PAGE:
By Jaden E. Terrell
For the past month, I've been working on the third Jared McKean book, which involves human trafficking and slavery in the United States. The research for this book has been eye-opening. We don't think of slavery as something that happens in the modern age, especially in the United States, but the truth is, while it is more common in some countries than in others, no country is immune.
Each year, 800,000 people become human trafficking victims and are transported across international borders. Of those, it's estimated that 14,500 to 17,500 people are trafficked into the United States each year. Most are women and children, but some are men who are put to work picking oranges or tomatoes or performing other manual labor.
Some modern slaves come here illegally, smuggled across the border by "snakeheads" (in the case of Chinese illegal immigrants) and "coyotes (in the case of Mexicans and South Americans, as Ben has so eloquently discussed elsewhere) and are forced into sexual slavery or manual labor. Others come on work visas, but their documents are confiscated, and they are forced into servitude. Lured by the promise of good jobs and the "American Dream," many victims of human trafficking don't realize they're being exploited. They're told that their trip here was costly and that because of this, they have incurred a heavy debt, which they must discharge by working for the debt holder. Somehow, though, the debt never grows smaller. The victims are charged for the minimal food and clothing they are given, and if they need medical care, the cost (if care is given at all) is added to their debt. Sometimes they are paid a minimal salary but must buy toiletries, food, clothing, and other necessities from a "store" owned by the "employer."
Some women are brought into the country to work as nannies and housekeepers; instead of the fair pay and good working conditions they are promised, they're beaten, starved, and fed horror stories about the cruelty of American law enforcement officials and even of their neighbors. Some are broken by being repeatedly brutalized. They become convinced that no one will help them and that there is no escape. Some "employers" even pretend to send money home to their victims' families so the victims, believing their families are depending on them to send money, are even more motivated to accept their lot. The "employers" are masters of manipulation, using a combination of fear, pain, hunger, and honor to keep their victims under control.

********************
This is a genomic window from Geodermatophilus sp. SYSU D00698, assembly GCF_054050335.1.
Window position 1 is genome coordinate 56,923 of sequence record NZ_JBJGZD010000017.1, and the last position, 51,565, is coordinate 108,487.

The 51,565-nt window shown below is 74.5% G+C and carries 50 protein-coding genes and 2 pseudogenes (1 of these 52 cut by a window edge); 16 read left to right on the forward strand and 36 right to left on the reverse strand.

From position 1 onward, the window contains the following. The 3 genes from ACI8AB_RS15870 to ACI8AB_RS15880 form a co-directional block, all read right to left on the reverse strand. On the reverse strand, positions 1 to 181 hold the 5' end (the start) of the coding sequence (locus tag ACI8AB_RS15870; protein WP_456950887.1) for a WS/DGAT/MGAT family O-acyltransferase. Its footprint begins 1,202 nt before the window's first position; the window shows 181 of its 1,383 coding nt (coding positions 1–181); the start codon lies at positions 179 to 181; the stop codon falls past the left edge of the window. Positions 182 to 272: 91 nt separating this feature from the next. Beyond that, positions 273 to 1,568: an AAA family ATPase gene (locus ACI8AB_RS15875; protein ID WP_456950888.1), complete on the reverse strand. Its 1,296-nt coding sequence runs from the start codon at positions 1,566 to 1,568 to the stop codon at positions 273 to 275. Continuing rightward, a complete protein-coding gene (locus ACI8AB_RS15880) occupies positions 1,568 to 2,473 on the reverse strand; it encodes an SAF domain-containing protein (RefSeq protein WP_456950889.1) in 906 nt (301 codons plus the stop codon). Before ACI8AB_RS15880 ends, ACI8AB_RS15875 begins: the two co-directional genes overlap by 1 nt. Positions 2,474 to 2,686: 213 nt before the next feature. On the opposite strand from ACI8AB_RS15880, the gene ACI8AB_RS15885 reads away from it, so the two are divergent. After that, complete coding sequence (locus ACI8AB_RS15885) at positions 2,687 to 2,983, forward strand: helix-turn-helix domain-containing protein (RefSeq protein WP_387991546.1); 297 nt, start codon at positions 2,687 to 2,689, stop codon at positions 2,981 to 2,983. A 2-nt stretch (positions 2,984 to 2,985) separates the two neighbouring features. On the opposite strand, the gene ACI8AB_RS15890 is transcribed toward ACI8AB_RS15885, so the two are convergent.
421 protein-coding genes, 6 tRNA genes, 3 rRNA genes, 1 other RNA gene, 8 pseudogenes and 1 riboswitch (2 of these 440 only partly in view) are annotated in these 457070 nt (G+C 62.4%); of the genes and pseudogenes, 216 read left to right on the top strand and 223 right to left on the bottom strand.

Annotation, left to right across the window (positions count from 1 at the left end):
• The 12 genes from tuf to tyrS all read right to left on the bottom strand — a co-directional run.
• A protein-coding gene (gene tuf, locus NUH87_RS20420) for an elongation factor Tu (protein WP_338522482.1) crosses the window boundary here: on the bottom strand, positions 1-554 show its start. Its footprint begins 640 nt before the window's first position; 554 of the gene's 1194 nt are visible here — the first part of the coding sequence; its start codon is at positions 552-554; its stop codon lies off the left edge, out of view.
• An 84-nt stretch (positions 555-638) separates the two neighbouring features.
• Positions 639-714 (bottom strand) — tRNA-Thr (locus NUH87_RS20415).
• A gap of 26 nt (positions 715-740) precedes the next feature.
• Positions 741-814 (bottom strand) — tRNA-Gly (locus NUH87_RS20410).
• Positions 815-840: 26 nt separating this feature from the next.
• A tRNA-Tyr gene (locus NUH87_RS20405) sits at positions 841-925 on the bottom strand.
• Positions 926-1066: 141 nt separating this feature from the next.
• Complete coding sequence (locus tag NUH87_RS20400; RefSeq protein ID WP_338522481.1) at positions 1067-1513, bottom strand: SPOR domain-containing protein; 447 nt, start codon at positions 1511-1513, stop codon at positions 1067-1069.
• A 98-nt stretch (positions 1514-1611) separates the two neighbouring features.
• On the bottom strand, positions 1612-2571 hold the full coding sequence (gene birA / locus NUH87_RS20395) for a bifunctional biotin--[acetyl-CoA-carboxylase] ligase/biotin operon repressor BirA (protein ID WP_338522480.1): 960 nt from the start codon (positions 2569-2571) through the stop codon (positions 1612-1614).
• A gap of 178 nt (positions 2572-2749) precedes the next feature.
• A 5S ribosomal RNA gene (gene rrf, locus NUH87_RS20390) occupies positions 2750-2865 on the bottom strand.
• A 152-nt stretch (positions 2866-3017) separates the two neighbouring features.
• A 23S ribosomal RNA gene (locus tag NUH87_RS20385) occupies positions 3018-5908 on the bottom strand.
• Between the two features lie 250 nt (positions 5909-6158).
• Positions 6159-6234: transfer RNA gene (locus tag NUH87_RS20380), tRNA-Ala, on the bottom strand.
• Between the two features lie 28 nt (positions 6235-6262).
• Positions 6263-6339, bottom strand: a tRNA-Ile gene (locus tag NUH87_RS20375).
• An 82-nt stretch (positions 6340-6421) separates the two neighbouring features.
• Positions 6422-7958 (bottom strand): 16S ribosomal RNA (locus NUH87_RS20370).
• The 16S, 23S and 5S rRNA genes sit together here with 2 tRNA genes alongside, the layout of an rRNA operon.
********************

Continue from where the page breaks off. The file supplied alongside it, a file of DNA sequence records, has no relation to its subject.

Cases have been documented in New York, California, Florida, Arizona, New Mexico, and many other American cities. The chilling book The Slave Next Door by Kevin Bales and Ron Soodalter describes a numer of them. In Nashville, Tennessee, there are at least two rescue groups dedicated to rescuing victims of trafficking and helping them deal with their trauma. The police department has formed a task force, and special training in identifying and helping trafficking victims has been given to local law enforcement as well as to the local branches of the FBI and TBI. This is serious stuff.
While reading A Crime So Monstrous by Benjamin Skinner, I was taken aback by the author's assertion that in any major city in the world, it was possible to buy a human being for less than $200. It's inconceivable to me that in this day and age, one human being can still treat another like chattel. Yet, every day, in virtually every country in the world, people are being bought and sold.
I'm just beginning to scrape the surface of the subject, but delving into it has been a little like turning over a big shiny rock and finding a nest of creepy crawly things beneath. It's my hope that human trafficking, like those creepy crawly things, will shrivel when exposed to light. How fortunate to be writing in a genre that can entertain while doing exactly that.